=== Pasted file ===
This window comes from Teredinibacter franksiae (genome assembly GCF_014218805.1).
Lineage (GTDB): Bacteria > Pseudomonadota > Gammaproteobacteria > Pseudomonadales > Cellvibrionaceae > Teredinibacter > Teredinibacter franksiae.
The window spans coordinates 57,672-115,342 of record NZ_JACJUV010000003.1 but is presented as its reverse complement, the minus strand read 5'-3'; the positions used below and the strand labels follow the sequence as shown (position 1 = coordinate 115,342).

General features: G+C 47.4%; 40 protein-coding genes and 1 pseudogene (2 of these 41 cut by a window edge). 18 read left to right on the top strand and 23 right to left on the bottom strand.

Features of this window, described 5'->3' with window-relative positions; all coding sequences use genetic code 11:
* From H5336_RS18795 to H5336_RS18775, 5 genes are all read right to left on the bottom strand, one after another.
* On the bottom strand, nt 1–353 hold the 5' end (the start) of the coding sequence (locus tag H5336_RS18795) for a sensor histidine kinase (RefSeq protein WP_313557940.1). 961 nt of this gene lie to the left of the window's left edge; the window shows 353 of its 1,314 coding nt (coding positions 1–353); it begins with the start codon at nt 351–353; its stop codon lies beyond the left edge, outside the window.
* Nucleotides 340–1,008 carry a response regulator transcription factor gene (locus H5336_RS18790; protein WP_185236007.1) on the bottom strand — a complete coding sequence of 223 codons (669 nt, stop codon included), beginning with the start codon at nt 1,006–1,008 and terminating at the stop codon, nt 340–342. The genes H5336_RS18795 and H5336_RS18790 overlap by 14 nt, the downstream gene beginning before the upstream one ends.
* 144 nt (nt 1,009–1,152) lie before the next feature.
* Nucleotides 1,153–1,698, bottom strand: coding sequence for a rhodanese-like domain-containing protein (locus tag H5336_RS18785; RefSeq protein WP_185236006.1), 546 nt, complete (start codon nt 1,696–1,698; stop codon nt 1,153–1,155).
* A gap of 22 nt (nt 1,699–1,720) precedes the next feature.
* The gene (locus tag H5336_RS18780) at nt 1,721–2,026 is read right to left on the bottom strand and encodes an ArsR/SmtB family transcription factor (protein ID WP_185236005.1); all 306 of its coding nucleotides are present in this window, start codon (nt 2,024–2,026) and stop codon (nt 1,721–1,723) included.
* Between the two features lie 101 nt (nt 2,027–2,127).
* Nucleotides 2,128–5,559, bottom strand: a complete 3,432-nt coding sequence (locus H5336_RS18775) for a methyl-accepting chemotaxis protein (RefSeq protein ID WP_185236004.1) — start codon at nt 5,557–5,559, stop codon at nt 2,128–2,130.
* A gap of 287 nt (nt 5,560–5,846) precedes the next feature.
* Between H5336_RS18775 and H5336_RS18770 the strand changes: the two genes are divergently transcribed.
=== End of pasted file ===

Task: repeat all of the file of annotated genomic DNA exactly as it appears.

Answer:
This window comes from Teredinibacter franksiae (genome assembly GCF_014218805.1).
Lineage (GTDB): Bacteria > Pseudomonadota > Gammaproteobacteria > Pseudomonadales > Cellvibrionaceae > Teredinibacter > Teredinibacter franksiae.
The window spans coordinates 57,672-115,342 of record NZ_JACJUV010000003.1 but is presented as its reverse complement, the minus strand read 5'-3'; the positions used below and the strand labels follow the sequence as shown (position 1 = coordinate 115,342).

General features: G+C 47.4%; 40 protein-coding genes and 1 pseudogene (2 of these 41 cut by a window edge). 18 read left to right on the top strand and 23 right to left on the bottom strand.

Features of this window, described 5'->3' with window-relative positions; all coding sequences use genetic code 11:
* From H5336_RS18795 to H5336_RS18775, 5 genes are all read right to left on the bottom strand, one after another.
* On the bottom strand, nt 1–353 hold the 5' end (the start) of the coding sequence (locus tag H5336_RS18795) for a sensor histidine kinase (RefSeq protein WP_313557940.1). 961 nt of this gene lie to the left of the window's left edge; the window shows 353 of its 1,314 coding nt (coding positions 1–353); it begins with the start codon at nt 351–353; its stop codon lies beyond the left edge, outside the window.
* Nucleotides 340–1,008 carry a response regulator transcription factor gene (locus H5336_RS18790; protein WP_185236007.1) on the bottom strand — a complete coding sequence of 223 codons (669 nt, stop codon included), beginning with the start codon at nt 1,006–1,008 and terminating at the stop codon, nt 340–342. The genes H5336_RS18795 and H5336_RS18790 overlap by 14 nt, the downstream gene beginning before the upstream one ends.
* 144 nt (nt 1,009–1,152) lie before the next feature.
* Nucleotides 1,153–1,698, bottom strand: coding sequence for a rhodanese-like domain-containing protein (locus tag H5336_RS18785; RefSeq protein WP_185236006.1), 546 nt, complete (start codon nt 1,696–1,698; stop codon nt 1,153–1,155).
* A gap of 22 nt (nt 1,699–1,720) precedes the next feature.
* The gene (locus tag H5336_RS18780) at nt 1,721–2,026 is read right to left on the bottom strand and encodes an ArsR/SmtB family transcription factor (protein ID WP_185236005.1); all 306 of its coding nucleotides are present in this window, start codon (nt 2,024–2,026) and stop codon (nt 1,721–1,723) included.
* Between the two features lie 101 nt (nt 2,027–2,127).
* Nucleotides 2,128–5,559, bottom strand: a complete 3,432-nt coding sequence (locus H5336_RS18775) for a methyl-accepting chemotaxis protein (RefSeq protein ID WP_185236004.1) — start codon at nt 5,557–5,559, stop codon at nt 2,128–2,130.
* A gap of 287 nt (nt 5,560–5,846) precedes the next feature.
* Between H5336_RS18775 and H5336_RS18770 the strand changes: the two genes are divergently transcribed.